Facebook showed off its latest ideas for social interaction in virtual reality today, demoing more complex avatars at Oculus Connect, the annual developer conference for the VR company. The avatars could smile, laugh, or express anger and shock. They had arms attached to their hands and personalized clothing. All this was new and more robust virtual representation than anything we've seen from the company so far.
We've known for a while that Mark Zuckerberg's long-term goal for virtual reality was to transform his social network from a place where you post text, photos, and video to one where people can hang out in virtual space and feel as if they are conversing face to face. He elaborated on this dream a few months ago at F8, and today the company showed off a few new pieces of software that built on these early demos.
Toybox is the basic social sandbox for VR. You and another person can build with blocks, play ping pong, or team up to take out a targets in a virtual shooting gallery. But your avatar in that program is an anonymous blue head and a pair of floating blue hands. There is nothing to distinguish between any two people in the space.
In the more advanced demo at F8 Facebook showed off a social interaction where people can customize their avatars, adding details like facial hair and glasses. Until today there was no tech with the Oculus Rift that can track your face, so it remains a frozen mask, devoid of smiles, frowns, or rage.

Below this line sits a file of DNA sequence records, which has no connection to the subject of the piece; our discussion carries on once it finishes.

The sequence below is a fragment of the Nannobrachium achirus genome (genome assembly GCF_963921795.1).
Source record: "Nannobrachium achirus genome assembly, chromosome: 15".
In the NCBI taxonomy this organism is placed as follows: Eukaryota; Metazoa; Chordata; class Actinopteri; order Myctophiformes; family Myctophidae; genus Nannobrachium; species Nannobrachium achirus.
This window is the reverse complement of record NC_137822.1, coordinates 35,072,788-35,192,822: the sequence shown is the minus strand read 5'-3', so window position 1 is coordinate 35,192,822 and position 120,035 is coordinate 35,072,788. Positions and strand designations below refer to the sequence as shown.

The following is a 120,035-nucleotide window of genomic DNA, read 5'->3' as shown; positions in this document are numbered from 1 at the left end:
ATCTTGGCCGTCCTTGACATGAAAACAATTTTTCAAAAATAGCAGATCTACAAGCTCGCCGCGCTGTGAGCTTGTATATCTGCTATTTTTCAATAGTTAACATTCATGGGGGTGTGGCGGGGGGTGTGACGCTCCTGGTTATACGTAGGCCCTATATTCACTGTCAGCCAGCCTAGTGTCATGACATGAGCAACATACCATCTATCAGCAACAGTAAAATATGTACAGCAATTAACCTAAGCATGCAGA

A blog post from Facebook explained how these more advanced avatars worked. "While we can't yet track and reproduce the precise movement of torso and limbs, we can algorithmically approximate arm and body position based on the tracked position of head and hands. We chose to represent avatar arms this way because we found that having a more realistic physical form amplifies the feeling of connection," wrote Michael Booth, the product manager for Social VR.
For your face Facebook used a few tricks. "Lip motion creates a visual indicator that someone is talking, helping conversation flow more naturally. We enabled basic mouth movement triggered by your voice," wrote Booth. The system combines signals from your voice, head, and hand position to recognize and render a few basic moods. "Our avatars can display emotions and expressions like "smiling," "confused," "skeptical," or "listening." This makes it easier for people to communicate how they're feeling.
Along with VR avatars, the social experience now connects with Facebook Messenger. Zuckerberg called his wife, Priscilla Chan, who appeared on a live video call that sat at the table alongside the cartoon version of Zuckerberg and his team. Mixing cartoonish but three-dimensional avatars with live video rendered in 2D results in a fairly awkward scene for now, but it did allow for the world first Mixed Reality selfie.